There was a point in the early 2000's where, if you were a good hip hop fan, you were completely obsessed with Def Jux records. In 2001, both Cannibal Ox's Cold Vein and Aesop Rock's Labor Days invaded the rap section of every record store in the country and sent hip hop heads and critics into hysterics with their pulsating production and post-apocalyptic poetry. Then, of course, El-P debuted his masterpiece Fantastic Damage the next year, embarrassing any remaining doubters and solidifying his label's spot in hip hop history.
Five years and a Def Jam lawsuit later, Definitive Jux lives on and continues to grow, as evidenced by the showcase at the Music Hall of Williamsburg this past Friday. And the label still has its fans. Despite CMJ being in full swing and literally hundreds of other acts appearing at the same time all over New York, a good sized crowd of hip hop kids and hipsters made it out to see the new crop of up-and-coming artists from the label…and yes, El-P, too.
The night started with a short but effective set from the label's lone hardcore band, Activator. They quickly won over the crowd, thanks in great part to their noticeably polished performance.
Cool Calm Pete followed Activator's set by spitting in the hip hop messiah's face, performing one of his songs by reading the lyrics off his notepad.
Despot, a Queens MC, was the only artist of the night to perform with no hype man. The empty stage encouraged a personal show and a surprisingly focused audience. Yak Ballz and Hangar 18, respectively, were the showcase's professionals, adequately manipulating the audience to their own performative ends and keeping the energy of their sets consistent throughout.
At this point the showcase portion of the show was over and the headliner took the stage. Backed by a bass player, a DJ and his hype man, El-P jumped into his set with “Smithereens” from his most recent album I'll Sleep When You're Dead. Keeping his mic on the stand, he jumped, slammed his fists in the air and communicated with the crowd for the entire performance. He took an early break to bring out Del The Funky Homosapien, who recently signed with Definitive Jux and is scheduled to release his new album 11th Hour later this year. Del did his thing to a surprised crowd and left after only one song. El-P took over again and performed “Deep Space 9mm”, his only Fantastic Damage track of the night. After a terrific rendition of “Up All Night”, El-P fell to the floor and stayed there, not moving, while the DJ went through a varied set of Radiohead, A Tribe Called Quest and Blackalicious. Meanwhile, the audience showed their douche-bagery by chunking everything from silly string to drinks onto El-P's lifeless body. He might have fought every rapper impulse in his body, but he stayed on the floor, choosing to keep the show going as planned.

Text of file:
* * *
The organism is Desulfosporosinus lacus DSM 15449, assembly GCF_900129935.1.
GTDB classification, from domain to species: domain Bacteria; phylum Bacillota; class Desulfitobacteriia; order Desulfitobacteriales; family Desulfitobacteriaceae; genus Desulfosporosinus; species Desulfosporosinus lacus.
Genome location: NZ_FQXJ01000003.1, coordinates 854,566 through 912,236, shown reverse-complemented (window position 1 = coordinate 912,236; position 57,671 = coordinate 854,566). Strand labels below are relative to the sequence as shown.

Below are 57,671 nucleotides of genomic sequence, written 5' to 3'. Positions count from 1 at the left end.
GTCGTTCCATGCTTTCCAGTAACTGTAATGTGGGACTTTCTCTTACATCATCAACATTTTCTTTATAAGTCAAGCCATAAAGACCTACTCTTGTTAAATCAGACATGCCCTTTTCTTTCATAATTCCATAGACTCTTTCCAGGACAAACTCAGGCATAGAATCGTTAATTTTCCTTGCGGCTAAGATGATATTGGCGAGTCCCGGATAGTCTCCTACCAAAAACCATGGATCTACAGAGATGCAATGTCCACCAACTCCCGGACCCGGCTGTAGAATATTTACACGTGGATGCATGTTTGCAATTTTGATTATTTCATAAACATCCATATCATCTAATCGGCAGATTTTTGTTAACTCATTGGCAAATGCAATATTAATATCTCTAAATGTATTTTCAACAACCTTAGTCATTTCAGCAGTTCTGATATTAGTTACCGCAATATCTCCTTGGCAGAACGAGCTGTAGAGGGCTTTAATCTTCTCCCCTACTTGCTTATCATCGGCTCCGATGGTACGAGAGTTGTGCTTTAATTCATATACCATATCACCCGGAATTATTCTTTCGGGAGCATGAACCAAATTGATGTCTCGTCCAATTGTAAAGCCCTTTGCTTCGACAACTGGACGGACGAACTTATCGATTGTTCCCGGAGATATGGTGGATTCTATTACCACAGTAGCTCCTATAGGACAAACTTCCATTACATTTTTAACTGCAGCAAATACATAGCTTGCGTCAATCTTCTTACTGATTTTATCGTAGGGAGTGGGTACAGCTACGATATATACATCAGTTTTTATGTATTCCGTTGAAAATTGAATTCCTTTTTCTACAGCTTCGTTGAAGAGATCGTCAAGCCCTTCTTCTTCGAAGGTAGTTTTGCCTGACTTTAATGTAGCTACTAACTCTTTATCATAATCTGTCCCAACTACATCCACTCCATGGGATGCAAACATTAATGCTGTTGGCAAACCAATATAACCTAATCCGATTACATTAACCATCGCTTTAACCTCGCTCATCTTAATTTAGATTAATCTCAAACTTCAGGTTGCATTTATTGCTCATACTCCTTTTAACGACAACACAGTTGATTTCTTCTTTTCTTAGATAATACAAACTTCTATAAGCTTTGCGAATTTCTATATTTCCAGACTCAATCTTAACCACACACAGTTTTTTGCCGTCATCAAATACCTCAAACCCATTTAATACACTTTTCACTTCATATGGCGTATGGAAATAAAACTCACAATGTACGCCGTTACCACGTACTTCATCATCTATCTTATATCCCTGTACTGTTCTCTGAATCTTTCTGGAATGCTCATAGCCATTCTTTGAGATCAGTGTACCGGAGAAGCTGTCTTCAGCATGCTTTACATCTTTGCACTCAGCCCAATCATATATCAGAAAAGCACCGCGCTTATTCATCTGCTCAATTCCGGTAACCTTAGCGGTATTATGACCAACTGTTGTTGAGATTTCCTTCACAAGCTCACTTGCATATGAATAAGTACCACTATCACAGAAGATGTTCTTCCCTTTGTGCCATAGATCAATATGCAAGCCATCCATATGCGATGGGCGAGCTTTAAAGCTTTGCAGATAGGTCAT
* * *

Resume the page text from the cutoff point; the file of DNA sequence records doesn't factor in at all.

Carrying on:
After the DJ set, El-P jumped to his feet and continued with songs like, “Everything Must Go”, “The Overly Dramatic Truth” and finally, “Flyentology”. After an admittedly false exit, El-Producto returned with Bigg Jus to give the crowd a not-so-surprising Company Flow reunion concert. They both held the show down so well that it was hard to believe it had been seven years since they had last been on stage together. At one point, a portion of the crowd broke out into an awkward but well-intended mosh pit. It was clear that the audience had been anticipating the reunion about as much as the rappers themselves. After about a 30-minute set, they performed their fan favorite “8 Steps to Perfection” and left the crowd satiated.
After watching El-P's portion of the show you can't help but think about the golden era of Def Jux, when they were hitting album after album out of the park and simultaneously progressing the art form. We got irreplaceable artists with real star quality in Aesop Rock and Vast Aire. Last night, El-P showed the entire venue that he still has the desire to lead rap in a new direction.
Looking back at the performers at the showcase, it seems possible that the future franchise player for the label didn't hit the stage that night. None of them were bad, but every one of their songs were safe, as far as the underground goes, and their performances were standard, uninspired rap show fare. It's sad when the most established artist on the bill is also the hungriest. While it's clear El-P continues to sign artists that reflect his values and obsessions, it is yet to be seen whether or not these artists can hold a candle to their legendary forebears.
— Nick Graham